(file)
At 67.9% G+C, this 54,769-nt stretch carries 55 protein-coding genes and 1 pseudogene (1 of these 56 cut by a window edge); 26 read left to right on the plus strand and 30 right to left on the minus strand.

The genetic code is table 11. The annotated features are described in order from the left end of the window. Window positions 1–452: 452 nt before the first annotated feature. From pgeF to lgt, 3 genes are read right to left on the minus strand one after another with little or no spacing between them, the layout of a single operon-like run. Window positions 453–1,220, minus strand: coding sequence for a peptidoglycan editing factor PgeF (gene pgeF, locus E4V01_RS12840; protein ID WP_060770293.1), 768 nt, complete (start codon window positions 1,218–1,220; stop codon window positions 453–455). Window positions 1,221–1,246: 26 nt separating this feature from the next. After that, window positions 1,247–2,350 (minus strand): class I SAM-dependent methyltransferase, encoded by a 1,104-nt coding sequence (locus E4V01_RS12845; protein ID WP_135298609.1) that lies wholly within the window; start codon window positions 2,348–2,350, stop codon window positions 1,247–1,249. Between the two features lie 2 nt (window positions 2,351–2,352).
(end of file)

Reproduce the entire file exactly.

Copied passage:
At 67.9% G+C, this 54,769-nt stretch carries 55 protein-coding genes and 1 pseudogene (1 of these 56 cut by a window edge); 26 read left to right on the plus strand and 30 right to left on the minus strand.

The genetic code is table 11. The annotated features are described in order from the left end of the window. Window positions 1–452: 452 nt before the first annotated feature. From pgeF to lgt, 3 genes are read right to left on the minus strand one after another with little or no spacing between them, the layout of a single operon-like run. Window positions 453–1,220, minus strand: coding sequence for a peptidoglycan editing factor PgeF (gene pgeF, locus E4V01_RS12840; protein ID WP_060770293.1), 768 nt, complete (start codon window positions 1,218–1,220; stop codon window positions 453–455). Window positions 1,221–1,246: 26 nt separating this feature from the next. After that, window positions 1,247–2,350 (minus strand): class I SAM-dependent methyltransferase, encoded by a 1,104-nt coding sequence (locus E4V01_RS12845; protein ID WP_135298609.1) that lies wholly within the window; start codon window positions 2,348–2,350, stop codon window positions 1,247–1,249. Between the two features lie 2 nt (window positions 2,351–2,352).